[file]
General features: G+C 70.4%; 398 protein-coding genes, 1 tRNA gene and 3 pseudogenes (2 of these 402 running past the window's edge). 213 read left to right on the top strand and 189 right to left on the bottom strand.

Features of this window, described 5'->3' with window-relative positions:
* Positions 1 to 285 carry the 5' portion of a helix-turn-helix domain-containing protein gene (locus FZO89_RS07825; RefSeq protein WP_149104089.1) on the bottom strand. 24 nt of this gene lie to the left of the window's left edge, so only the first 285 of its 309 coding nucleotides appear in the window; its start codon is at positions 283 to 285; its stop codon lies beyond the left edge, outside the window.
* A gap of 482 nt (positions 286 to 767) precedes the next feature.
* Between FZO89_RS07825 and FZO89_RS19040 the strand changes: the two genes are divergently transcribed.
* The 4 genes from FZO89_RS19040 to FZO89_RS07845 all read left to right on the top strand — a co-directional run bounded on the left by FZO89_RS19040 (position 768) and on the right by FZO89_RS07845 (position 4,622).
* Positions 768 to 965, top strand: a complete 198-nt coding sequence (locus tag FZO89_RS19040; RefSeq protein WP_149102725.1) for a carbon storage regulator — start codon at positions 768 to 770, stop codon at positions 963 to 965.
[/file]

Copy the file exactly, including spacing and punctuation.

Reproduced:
General features: G+C 70.4%; 398 protein-coding genes, 1 tRNA gene and 3 pseudogenes (2 of these 402 running past the window's edge). 213 read left to right on the top strand and 189 right to left on the bottom strand.

Features of this window, described 5'->3' with window-relative positions:
* Positions 1 to 285 carry the 5' portion of a helix-turn-helix domain-containing protein gene (locus FZO89_RS07825; RefSeq protein WP_149104089.1) on the bottom strand. 24 nt of this gene lie to the left of the window's left edge, so only the first 285 of its 309 coding nucleotides appear in the window; its start codon is at positions 283 to 285; its stop codon lies beyond the left edge, outside the window.
* A gap of 482 nt (positions 286 to 767) precedes the next feature.
* Between FZO89_RS07825 and FZO89_RS19040 the strand changes: the two genes are divergently transcribed.
* The 4 genes from FZO89_RS19040 to FZO89_RS07845 all read left to right on the top strand — a co-directional run bounded on the left by FZO89_RS19040 (position 768) and on the right by FZO89_RS07845 (position 4,622).
* Positions 768 to 965, top strand: a complete 198-nt coding sequence (locus tag FZO89_RS19040; RefSeq protein WP_149102725.1) for a carbon storage regulator — start codon at positions 768 to 770, stop codon at positions 963 to 965.